Researchers drilling nearly a kilometre into the Antarctic Filchner-Ronne Ice Shelf shelf have unexpectedly found evidence of life. Scientists dropped a camera down the 900m borehole to reveal a number of animals, including sponges and barnacles. Huw Griffiths of the British Antarctic Survey said: “There’s all sorts of reasons they shouldn’t be there.”
According to the expert, this is the farthest down under ice that researchers have found these filter-feeding animals.
Discovered in complete darkness, the animals were found stuck to a rock.
He said: “These things are stuck on a rock and only get fed if something comes floating along.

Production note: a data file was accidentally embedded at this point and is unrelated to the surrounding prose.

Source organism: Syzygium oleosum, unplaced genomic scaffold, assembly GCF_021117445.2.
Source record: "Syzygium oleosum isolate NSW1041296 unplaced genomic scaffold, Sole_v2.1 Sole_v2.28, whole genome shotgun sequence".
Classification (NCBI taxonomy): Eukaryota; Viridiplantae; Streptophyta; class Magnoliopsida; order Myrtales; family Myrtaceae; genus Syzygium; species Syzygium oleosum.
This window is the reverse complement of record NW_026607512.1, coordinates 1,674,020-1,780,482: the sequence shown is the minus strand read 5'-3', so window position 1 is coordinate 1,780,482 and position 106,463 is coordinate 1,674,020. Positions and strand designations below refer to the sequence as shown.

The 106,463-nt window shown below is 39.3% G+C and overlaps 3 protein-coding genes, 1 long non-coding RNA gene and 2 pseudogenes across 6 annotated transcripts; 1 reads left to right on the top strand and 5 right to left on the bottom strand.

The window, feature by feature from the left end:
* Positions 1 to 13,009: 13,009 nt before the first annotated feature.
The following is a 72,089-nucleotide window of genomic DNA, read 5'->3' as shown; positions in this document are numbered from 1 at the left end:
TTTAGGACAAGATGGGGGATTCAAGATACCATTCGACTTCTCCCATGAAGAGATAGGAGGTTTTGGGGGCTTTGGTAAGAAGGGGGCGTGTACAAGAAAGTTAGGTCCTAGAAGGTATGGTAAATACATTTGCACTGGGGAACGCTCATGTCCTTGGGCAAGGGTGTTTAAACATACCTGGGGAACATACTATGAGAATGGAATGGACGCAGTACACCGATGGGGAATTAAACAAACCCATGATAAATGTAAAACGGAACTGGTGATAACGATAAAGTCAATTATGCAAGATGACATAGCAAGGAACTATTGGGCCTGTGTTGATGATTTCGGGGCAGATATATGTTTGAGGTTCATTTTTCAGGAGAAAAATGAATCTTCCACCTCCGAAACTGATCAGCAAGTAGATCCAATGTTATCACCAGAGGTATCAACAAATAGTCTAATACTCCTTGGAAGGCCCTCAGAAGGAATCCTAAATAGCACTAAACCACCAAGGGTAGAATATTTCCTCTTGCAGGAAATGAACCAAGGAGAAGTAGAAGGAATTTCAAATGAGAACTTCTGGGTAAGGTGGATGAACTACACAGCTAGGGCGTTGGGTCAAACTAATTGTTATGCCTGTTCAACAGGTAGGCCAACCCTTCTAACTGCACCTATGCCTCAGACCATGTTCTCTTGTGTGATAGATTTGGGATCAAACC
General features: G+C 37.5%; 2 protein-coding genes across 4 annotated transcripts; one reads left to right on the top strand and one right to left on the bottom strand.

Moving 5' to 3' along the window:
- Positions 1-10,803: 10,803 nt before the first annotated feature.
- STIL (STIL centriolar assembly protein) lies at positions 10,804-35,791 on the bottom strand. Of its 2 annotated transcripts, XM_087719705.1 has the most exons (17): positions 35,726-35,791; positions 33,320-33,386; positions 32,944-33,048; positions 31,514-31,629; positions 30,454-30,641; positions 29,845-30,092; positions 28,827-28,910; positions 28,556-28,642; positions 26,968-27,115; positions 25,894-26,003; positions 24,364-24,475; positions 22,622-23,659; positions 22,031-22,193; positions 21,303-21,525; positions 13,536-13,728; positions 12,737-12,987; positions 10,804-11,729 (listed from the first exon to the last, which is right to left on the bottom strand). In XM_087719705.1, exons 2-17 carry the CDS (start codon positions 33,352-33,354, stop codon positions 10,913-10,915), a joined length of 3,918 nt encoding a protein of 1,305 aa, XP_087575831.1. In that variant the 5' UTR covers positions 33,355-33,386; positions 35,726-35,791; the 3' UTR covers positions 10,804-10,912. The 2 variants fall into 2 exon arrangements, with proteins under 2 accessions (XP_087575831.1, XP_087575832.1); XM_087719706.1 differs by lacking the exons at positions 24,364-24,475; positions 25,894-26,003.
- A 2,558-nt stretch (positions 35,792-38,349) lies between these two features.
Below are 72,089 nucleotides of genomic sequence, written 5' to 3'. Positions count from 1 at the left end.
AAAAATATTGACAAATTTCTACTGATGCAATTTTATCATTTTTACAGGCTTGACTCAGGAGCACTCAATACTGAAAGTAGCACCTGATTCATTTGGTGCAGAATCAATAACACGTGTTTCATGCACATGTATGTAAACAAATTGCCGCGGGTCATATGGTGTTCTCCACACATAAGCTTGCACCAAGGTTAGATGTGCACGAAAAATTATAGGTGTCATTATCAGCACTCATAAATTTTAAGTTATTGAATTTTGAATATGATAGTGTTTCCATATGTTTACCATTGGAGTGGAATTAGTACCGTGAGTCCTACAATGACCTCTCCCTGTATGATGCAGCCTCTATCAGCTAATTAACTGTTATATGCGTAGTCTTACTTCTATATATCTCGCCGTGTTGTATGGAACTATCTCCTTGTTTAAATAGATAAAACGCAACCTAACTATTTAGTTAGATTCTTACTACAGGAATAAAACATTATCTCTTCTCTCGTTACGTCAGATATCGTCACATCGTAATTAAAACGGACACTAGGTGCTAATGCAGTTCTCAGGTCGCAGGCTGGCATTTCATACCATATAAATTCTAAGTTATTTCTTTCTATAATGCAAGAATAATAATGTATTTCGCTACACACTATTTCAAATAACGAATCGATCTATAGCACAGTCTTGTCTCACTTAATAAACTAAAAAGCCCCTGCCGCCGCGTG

“It was a real shock to find them there, a really good shock, but we can’t do DNA tests, we can’t work out what they’ve been eating, or how old they are.
The paper reads: “This new evidence requires us to rethink our ideas with regard to the diversity of community types found under ice shelves, the key factors which control their distribution and their vulnerability to environmental change and ice shelf collapse.”
The researchers will now want to learn as much about these creatures as possible.
How did they get there and how long have they been under the ice shelf?
What do the animals feed and just how common are they?
Dr Griffiths said: “This discovery is one of those fortunate accidents that pushes ideas in a different direction and shows us that Antarctic marine life is incredibly special and amazingly adapted to a frozen world.”
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